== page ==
The Buttonwood column in The Economist had this to say about the recovery in metal prices (before the most recent risk-off episode):
A pattern in markets is that a lot happens by rote. China’s response to a weak economy is to build; investors’ response to the Fed’s easing is to buy stocks; the algorithms’ response to a weaker dollar is to buy commodities. Higher prices beget higher prices. The sceptics, the too-sooners, note that this also works in reverse. Quite so. But the momentum is now with the believers.
Even as the copper/gold ratio recovers, there are reasons to be skeptical. As a reminder, this ratio is a useful indicator of global cyclicality. Both copper and gold are commodities, and respond to hard asset inflationary pressures. Copper has more industrial uses, and therefore the ratio can be a way of filtering out the hard asset inflation element out of copper prices.
There is a speculative element to the rise in metal prices, too. Buying or selling copper futures is a popular way to express a view about the world economy. Indeed copper can be all about belief, says Max Layton of Citigroup, a bank. Many of the bets laid on it are by trading algorithms, which mechanically respond to financial signals that have worked well in the past. The dollar, which has fallen by 6% against a basket of currencies since March, is usually part of the semaphore. A weaker dollar allows for easier terms of finance in emerging markets. Anything that helps emerging-market economies is generally good for commodity prices. So the algorithms buy.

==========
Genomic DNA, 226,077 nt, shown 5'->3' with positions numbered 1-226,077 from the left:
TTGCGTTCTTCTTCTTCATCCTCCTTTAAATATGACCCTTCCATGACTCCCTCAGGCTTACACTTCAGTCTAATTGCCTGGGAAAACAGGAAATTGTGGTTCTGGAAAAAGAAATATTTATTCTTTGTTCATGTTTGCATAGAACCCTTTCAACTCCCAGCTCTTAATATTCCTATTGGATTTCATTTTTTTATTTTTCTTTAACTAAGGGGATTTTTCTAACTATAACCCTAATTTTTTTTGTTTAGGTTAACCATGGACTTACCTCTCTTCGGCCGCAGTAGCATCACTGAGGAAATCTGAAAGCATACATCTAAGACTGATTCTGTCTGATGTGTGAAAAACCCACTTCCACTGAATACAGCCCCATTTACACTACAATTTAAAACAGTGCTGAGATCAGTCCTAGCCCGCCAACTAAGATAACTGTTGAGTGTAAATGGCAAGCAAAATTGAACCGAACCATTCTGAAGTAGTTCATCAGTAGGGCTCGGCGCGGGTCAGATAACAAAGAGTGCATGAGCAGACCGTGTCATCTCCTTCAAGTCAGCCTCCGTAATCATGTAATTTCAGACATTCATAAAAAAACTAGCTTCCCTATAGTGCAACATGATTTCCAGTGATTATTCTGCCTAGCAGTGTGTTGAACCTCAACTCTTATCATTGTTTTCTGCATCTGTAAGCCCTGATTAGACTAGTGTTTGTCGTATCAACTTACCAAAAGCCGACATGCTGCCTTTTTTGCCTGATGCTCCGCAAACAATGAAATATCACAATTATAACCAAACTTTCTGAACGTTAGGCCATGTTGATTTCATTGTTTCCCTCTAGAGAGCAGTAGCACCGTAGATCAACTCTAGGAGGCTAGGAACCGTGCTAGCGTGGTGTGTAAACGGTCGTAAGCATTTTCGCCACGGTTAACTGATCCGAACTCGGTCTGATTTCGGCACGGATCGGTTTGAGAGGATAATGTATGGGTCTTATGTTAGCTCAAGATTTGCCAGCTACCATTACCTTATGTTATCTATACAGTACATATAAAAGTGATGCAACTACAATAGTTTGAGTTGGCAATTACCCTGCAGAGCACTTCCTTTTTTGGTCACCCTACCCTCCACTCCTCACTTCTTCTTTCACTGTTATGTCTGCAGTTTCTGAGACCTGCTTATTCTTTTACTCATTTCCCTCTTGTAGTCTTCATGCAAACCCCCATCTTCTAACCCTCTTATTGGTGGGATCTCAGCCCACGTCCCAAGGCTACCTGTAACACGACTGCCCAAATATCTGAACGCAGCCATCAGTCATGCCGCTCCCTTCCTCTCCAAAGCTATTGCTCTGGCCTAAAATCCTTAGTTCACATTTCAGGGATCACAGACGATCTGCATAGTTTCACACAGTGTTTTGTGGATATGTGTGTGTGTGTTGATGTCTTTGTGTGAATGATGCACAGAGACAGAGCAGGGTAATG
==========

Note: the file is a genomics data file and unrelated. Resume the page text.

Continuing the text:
The complex of price changes becomes self-reinforcing. Higher ore prices bring higher-cost producers back to the market. But their profit margins are then squeezed as their home currency appreciates, because that raises the cost of labour in dollars, in which commodities are priced. To restore margins, prices must go up. Moreover, marginal costs rise when the prices of steel (used for mining parts) and oil (used for energy and chemicals) go up. These higher costs push up prices further, says Mr Layton.
What policy choices does China have to revive its economy?
From a long-term perspective, China has a demographic problem. Its population is aging rapidly. The engine of its growth miracle, which was initially based on the widespread availability of cheap labor, is starting to sputter.
The second problem is debt. Its debt burden has grown to gargantuan levels, and its debt to GDP ratio has plateaued at levels where other countries have experienced crises.
These headwinds are well known, and Beijing has worked to address these issues for some time. Then policy makers got blindsided by COVID-19, and the authorities chose to respond by putting the entire country into quarantine and shutting the economy down. Now that activity is restarting, growth has become even more unbalanced. Industrial activity has revived, but consumers continue to struggle. Just as consumer activity appeared to rebound, it fell again.
China’s policy makers chose to restart the economy by focusing on production, whose growth potential depends mainly on exports. The pandemic has spread around the world, and the ensuing shutdowns have cratered demand. If global demand is weak, China’s export led strategy has limited upside potential.
What can policy makers do?
One option is to double down on the export strategy through devaluation. There are two problems with a devaluation strategy. First, it would invite capital flight, and raise doubts about the RMB as a stable reserve currency. As well, it is unclear whether devaluation confers any net growth benefits. The policy is just a subsidy for exporters at the expense of domestic producers and the Chinese household sector. It would also run counter to Beijing’s objective of rebalancing growth towards consumers.